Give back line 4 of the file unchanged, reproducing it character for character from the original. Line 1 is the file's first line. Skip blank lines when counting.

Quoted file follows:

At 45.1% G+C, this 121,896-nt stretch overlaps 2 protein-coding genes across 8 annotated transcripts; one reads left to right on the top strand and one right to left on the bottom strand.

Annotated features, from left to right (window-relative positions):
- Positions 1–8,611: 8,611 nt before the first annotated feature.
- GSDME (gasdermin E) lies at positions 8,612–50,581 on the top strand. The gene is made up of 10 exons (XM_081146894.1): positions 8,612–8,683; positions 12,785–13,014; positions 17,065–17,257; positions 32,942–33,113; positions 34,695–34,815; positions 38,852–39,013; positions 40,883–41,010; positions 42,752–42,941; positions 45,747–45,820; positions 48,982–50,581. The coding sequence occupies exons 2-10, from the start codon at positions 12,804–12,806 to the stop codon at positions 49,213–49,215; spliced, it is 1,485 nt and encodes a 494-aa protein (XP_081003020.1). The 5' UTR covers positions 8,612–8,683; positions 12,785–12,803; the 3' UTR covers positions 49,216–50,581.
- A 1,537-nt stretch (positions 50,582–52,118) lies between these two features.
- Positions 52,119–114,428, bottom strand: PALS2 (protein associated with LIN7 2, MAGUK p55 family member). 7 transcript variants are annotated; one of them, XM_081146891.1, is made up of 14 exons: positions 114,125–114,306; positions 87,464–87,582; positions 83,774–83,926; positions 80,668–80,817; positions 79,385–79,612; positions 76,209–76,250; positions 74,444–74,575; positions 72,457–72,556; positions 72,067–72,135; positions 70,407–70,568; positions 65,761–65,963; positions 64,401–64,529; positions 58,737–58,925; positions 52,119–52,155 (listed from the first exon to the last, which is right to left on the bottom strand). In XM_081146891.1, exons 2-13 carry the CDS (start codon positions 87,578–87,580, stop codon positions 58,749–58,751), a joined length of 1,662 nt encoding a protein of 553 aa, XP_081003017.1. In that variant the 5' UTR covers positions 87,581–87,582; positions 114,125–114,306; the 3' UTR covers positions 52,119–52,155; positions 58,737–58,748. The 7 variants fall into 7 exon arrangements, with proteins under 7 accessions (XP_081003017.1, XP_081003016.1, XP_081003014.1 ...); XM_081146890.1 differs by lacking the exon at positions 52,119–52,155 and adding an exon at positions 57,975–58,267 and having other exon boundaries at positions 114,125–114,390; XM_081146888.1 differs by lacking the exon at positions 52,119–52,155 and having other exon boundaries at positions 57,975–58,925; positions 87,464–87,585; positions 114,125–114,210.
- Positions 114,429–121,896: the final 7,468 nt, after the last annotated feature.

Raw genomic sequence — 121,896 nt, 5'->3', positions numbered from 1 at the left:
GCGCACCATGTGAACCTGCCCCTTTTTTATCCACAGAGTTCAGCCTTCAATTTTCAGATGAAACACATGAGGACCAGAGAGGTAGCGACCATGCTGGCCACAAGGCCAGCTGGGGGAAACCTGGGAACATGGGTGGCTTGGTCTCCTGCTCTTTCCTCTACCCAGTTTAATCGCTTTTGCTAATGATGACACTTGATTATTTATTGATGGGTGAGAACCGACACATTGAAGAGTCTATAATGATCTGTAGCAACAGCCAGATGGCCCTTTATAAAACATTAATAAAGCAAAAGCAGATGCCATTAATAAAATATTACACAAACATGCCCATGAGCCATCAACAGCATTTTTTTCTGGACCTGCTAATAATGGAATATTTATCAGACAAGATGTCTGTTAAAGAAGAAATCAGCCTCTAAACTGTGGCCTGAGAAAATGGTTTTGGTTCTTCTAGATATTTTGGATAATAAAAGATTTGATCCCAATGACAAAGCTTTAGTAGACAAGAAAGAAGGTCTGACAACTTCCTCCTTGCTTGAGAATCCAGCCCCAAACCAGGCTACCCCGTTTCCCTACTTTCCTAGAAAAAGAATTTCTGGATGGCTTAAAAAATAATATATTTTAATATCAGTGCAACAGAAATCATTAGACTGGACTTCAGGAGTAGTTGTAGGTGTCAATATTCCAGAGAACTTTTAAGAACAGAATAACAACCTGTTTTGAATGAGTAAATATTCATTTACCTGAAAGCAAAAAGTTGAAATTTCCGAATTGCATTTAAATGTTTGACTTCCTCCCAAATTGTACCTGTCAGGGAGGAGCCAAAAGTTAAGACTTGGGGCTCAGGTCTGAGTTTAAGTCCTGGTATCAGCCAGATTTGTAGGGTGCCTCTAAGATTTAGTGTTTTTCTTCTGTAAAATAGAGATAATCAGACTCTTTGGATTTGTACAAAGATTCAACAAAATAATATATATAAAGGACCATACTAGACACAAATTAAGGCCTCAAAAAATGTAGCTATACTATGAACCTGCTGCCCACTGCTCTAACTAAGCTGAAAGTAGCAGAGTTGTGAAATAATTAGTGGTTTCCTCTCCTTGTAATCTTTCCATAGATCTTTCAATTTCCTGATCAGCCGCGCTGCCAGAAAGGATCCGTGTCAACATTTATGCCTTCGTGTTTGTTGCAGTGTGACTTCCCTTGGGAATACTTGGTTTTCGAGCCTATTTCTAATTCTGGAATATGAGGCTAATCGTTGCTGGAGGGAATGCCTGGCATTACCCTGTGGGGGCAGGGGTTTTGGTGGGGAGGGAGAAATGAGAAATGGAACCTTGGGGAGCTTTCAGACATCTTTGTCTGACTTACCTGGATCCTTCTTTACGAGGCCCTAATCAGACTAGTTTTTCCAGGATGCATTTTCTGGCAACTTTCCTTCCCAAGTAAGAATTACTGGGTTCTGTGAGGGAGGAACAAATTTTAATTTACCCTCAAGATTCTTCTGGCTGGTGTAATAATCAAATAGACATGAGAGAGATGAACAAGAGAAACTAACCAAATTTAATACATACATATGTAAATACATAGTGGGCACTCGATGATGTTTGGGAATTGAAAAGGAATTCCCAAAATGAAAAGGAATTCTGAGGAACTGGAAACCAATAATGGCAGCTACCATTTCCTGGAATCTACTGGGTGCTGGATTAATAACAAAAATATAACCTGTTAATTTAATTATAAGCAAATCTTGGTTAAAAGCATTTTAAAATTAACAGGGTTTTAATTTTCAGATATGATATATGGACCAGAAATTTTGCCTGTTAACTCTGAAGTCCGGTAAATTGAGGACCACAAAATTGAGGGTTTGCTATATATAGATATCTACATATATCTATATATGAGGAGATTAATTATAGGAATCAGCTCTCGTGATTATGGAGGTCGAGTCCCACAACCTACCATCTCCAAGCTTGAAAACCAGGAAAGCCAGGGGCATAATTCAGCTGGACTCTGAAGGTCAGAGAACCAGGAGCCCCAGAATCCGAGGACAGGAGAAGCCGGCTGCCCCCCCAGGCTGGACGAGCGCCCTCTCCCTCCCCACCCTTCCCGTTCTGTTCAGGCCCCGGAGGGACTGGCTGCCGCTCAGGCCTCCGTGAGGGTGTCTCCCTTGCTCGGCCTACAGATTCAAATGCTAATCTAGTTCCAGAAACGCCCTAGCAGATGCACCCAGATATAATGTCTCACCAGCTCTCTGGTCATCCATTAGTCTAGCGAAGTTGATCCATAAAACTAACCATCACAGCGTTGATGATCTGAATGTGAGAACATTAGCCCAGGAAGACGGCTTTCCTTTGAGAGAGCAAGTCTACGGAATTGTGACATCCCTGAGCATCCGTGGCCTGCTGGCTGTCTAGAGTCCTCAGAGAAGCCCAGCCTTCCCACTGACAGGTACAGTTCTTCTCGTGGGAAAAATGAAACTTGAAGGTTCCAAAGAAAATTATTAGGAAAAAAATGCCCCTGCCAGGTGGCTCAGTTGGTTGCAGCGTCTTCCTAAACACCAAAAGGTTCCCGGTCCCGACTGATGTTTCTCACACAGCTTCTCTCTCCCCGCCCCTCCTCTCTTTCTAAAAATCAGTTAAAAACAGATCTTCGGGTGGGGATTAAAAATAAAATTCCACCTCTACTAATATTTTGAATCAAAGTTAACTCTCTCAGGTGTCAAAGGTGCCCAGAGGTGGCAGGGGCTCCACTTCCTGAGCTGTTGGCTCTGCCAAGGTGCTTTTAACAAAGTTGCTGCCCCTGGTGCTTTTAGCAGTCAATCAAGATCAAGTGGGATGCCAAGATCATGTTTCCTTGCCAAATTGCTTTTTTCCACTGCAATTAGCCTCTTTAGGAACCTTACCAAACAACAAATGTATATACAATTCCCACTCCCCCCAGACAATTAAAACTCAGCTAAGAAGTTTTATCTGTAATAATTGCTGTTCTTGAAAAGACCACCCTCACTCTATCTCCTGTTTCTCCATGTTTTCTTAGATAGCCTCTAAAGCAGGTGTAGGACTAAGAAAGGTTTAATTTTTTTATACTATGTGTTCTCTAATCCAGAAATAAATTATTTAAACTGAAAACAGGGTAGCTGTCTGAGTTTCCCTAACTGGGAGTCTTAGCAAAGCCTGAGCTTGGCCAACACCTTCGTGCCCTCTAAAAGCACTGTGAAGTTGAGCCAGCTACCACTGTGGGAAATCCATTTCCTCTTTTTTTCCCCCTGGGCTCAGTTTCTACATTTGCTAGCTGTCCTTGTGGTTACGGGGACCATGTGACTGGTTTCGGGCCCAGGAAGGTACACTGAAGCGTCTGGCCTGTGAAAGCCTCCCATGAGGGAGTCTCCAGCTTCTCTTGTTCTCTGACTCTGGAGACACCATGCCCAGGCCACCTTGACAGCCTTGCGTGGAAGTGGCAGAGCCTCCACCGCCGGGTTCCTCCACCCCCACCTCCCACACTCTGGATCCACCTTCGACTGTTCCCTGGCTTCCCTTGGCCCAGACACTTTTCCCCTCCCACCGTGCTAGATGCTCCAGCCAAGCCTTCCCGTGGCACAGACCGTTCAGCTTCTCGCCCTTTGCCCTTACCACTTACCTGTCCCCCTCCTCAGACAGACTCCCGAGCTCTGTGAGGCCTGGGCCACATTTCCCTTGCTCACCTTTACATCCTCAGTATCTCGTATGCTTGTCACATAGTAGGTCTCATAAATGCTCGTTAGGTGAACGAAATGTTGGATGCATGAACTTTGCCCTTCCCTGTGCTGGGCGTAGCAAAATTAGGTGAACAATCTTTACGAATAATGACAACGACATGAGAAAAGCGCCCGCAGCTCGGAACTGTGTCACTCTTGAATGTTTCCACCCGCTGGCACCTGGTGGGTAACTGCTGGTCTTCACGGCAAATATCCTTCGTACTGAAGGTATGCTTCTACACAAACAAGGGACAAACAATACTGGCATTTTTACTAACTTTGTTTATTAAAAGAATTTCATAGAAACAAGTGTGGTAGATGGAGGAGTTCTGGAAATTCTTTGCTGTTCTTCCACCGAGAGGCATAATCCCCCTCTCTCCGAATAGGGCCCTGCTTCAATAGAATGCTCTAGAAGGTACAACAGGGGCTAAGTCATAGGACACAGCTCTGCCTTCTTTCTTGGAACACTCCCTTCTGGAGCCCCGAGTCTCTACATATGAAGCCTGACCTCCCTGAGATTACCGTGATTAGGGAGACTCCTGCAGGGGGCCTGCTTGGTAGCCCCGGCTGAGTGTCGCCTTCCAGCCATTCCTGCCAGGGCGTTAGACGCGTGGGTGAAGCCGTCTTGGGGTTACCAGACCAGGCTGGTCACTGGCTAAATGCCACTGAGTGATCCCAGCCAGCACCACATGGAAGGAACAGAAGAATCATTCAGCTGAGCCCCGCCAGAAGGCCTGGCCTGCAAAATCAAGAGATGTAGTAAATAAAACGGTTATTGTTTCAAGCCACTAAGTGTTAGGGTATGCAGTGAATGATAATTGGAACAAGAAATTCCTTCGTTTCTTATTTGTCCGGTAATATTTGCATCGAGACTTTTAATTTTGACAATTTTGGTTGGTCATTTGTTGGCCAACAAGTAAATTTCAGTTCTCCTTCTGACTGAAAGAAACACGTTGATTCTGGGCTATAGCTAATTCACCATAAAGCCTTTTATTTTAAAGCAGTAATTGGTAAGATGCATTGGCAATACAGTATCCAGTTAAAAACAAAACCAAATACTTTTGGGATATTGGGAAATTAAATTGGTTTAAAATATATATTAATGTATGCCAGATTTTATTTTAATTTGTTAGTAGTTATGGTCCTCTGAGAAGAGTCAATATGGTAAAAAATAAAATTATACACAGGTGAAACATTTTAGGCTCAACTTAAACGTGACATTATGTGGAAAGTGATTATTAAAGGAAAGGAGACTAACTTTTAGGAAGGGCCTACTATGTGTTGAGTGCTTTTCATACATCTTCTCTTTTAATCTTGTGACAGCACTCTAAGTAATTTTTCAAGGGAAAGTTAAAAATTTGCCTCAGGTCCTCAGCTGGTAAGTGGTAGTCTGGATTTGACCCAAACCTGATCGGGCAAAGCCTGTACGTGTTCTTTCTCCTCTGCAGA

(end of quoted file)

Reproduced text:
- GSDME (gasdermin E) lies at positions 8,612–50,581 on the top strand. The gene is made up of 10 exons (XM_081146894.1): positions 8,612–8,683; positions 12,785–13,014; positions 17,065–17,257; positions 32,942–33,113; positions 34,695–34,815; positions 38,852–39,013; positions 40,883–41,010; positions 42,752–42,941; positions 45,747–45,820; positions 48,982–50,581. The coding sequence occupies exons 2-10, from the start codon at positions 12,804–12,806 to the stop codon at positions 49,213–49,215; spliced, it is 1,485 nt and encodes a 494-aa protein (XP_081003020.1). The 5' UTR covers positions 8,612–8,683; positions 12,785–12,803; the 3' UTR covers positions 49,216–50,581.